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Completely unnecessary spat over CFPB leaves consumers out in the cold

Completely unnecessary spat over CFPB leaves consumers out in the cold
Mick Mulvaney showed up for work Monday as President Trump's pick to serve as acting director of the Consumer Financial Protection Bureau. A rival acting director was also there. (Getty Images)

Don't be distracted. The White House would have you believe that the battle for control of the Consumer Financial Protection Bureau is about the rightful exercise of presidential power.

It's about screwing over consumers.

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This latest completely unnecessary political crisis is the result of two competing claims to the title of acting director of the consumer agency.

Before he stepped down Friday as director, Richard Cordray named his deputy director, Leandra English, to take over as interim chief — which the federal law that created the CFPB allowed him to do.

President Trump followed up by naming White House Office of Management and Budget Director Mick Mulvaney as acting director — which a different federal law allowed him to do.

Now we have two rival claims to the bureau's top spot, a lawsuit filed by English challenging Trump's move and confusion overshadowing an agency that has been at the center of partisan bickering since it opened for business six years ago.

Consumer advocates quickly lined up behind English, who they said would continue the CFPB's mission of safeguarding people from greedy banks, credit card companies and payday lenders.

"Acting Director English is rightly in that post until the Senate confirms a new director," said Lisa Donner, executive director of Americans for Financial Reform.

Conservatives defended Trump and reiterated their criticism that the CFPB is a "rogue agency" with no accountability to Congress or the American people.

"The court now needs to quickly and forcefully reject Leandra English's frivolous lawsuit and Acting Director Mulvaney needs to get to work to roll back the agency's economy-crippling regulations," declared Rick Manning, president of Americans for Limited Government.

In fact, Mulvaney wasted no time Monday in bringing the CFPB's operations to a grinding halt. He issued a month-long moratorium on new regulatory actions and hiring. "Anything in the pipeline stops for at least 30 days," he said.

For his part, Trump tweeted over the weekend that the bureau "has been a total disaster" that has left financial firms "devastated and unable to properly serve the public."

That, of course, is total nonsense.

The CFPB has returned about $12 billion to consumers by stepping in after banks and others behave in abusive or illegal fashion. Two words: Wells Fargo.

At the same time, U.S. banks posted record profits last year and are on track for even more lucrative results this year. If that's being devastated, all industries should wish for similar carnage.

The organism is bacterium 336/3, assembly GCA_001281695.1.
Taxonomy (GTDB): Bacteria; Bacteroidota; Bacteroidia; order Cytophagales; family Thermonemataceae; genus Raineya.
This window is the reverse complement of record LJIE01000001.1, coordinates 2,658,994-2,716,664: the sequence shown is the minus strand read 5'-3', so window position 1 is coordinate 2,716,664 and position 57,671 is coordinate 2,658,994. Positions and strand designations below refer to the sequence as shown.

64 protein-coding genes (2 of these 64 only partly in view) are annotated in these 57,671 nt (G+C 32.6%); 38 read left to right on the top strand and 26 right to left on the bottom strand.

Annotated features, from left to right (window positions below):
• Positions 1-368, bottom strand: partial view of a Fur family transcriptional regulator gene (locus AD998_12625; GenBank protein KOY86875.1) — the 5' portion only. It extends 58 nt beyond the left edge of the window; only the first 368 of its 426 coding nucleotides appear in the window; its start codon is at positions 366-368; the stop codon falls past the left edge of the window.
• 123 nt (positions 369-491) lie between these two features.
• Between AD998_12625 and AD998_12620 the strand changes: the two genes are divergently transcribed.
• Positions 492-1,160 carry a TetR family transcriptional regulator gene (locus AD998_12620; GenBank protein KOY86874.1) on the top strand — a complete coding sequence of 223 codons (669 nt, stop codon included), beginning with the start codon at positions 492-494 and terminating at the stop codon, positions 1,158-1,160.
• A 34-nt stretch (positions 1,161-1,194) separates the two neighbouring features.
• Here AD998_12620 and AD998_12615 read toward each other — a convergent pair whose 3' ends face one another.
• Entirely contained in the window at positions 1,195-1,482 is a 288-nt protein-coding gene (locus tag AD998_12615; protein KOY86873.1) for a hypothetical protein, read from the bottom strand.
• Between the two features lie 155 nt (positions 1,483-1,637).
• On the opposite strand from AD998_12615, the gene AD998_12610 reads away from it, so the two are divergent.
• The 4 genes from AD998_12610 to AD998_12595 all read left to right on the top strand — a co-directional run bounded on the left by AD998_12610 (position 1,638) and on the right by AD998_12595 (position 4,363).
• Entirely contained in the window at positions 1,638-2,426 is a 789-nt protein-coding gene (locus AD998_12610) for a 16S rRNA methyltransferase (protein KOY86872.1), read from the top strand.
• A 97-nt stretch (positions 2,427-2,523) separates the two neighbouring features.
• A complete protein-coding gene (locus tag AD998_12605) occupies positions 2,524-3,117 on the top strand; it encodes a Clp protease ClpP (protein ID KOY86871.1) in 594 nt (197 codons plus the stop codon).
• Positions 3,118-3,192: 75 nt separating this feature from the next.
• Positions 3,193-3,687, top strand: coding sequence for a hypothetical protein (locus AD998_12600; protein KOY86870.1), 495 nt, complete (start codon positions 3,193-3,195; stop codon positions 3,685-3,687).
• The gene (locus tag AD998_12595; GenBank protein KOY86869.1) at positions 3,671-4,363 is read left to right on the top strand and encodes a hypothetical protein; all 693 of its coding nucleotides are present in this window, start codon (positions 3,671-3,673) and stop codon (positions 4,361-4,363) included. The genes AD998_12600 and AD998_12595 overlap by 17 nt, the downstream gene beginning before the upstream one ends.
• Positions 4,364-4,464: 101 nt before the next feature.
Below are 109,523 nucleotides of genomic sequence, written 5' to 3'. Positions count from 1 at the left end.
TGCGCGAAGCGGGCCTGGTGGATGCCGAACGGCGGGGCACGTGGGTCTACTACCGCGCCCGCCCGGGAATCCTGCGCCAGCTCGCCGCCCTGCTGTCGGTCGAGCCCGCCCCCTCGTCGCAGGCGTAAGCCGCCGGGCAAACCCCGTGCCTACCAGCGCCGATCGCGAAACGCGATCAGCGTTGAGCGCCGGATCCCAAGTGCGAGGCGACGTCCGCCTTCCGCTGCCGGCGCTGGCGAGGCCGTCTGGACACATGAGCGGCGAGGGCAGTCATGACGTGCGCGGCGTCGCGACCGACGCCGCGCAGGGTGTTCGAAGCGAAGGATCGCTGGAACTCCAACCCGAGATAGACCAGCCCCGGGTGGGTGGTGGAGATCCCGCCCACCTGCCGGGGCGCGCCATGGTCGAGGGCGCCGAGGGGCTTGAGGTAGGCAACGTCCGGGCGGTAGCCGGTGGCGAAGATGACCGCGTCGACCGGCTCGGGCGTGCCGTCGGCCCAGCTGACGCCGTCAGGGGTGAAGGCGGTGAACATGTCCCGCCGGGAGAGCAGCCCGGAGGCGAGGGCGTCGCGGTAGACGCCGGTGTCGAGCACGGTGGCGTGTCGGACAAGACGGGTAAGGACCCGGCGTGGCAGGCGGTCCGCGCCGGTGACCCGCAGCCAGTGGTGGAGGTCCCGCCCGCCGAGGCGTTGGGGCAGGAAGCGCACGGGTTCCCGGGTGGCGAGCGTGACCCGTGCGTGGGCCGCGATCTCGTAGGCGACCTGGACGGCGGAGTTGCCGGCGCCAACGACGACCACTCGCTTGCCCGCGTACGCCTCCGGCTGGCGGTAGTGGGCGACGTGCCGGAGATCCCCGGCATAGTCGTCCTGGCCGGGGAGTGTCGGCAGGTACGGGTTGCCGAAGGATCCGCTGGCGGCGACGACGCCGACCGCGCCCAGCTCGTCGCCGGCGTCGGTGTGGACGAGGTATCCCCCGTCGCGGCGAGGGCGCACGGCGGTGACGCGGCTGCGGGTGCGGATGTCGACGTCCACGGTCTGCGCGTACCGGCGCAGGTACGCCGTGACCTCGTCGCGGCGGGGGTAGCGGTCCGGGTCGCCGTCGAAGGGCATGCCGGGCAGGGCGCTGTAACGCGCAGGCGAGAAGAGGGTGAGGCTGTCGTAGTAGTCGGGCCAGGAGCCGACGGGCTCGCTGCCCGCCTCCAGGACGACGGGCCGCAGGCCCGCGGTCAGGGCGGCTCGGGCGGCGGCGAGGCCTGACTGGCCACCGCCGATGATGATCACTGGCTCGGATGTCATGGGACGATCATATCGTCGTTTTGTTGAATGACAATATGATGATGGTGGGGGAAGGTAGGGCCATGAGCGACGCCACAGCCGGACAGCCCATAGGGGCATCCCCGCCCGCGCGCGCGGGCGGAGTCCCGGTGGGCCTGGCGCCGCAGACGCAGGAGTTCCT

If Trump wanted to avoid all this foolishness, he'd name a permanent director for the CFPB, rather than a hostile caretaker such as Mulvaney, who has made clear where he stands by calling the bureau "a sick, sad joke."

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The reason Trump hasn't is because Mulvaney, who has already received Senate approval to run OMB, requires no further congressional blessing to serve as the CFPB's acting director. That's what Trump doesn't want: New confirmation hearings that would allow the truth to be aired.

He doesn't want Senate Democrats talking about that $12 billion returned to consumers.

He doesn't want anyone talking about Wells Fargo, Equifax and other examples of financial firms blithely ignoring the interests of ordinary people.

He doesn't want anyone bringing up record bank profits, which completely undermine conservatives' case that the CFPB is bad for business.

Above all, Trump doesn't want it looking like his administration is interested solely in protecting the interests of big corporations when consumers — Trump's "forgotten men and women" — struggle daily to keep from being ripped off.

Mulvaney said Monday that he and Trump have other priorities on their minds. "We both share the belief that under the previous administration, this bureau had gone too far to strangle access to capital," he said.

Access to capital? What does he think this is, the Small Business Administration?

Apparently Mulvaney and Trump haven't seen the latest report from the Federal Reserve Bank of New York, which shows that consumer debt — access to capital — has reached a record $13 trillion. I'm not saying that's a good thing. But it's a clear sign that consumer lenders aren't being strangled.

"American voters of all political stripes support strong rules for financial giants and an independent consumer watchdog," said Lauren Saunders, associate director of the National Consumer Law Center.

"People should be outraged at this attempt to ignore the law in order to side with Wall Street over Main Street and take a strong cop off the consumer protection beat," she said.

The courts will now straighten things out.

But if Trump wanted to skip all the drama and controversy, which he does not, he'd do his job, name a full-time replacement for Cordray and defend his choice, without resorting to hyperbole and outright lies.

Republicans say they're all about protecting working families.

Prove it.

David Lazarus' column runs Tuesdays and Fridays. He also can be seen daily on KTLA-TV Channel 5 and followed on Twitter @Davidlaz. Send your tips or feedback to david.lazarus@latimes.com.

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UPDATES:

3:10 p.m.: This article was updated with comments from Mick Mulvaney's Monday press conference.

This article was originally published at 10:40 a.m.

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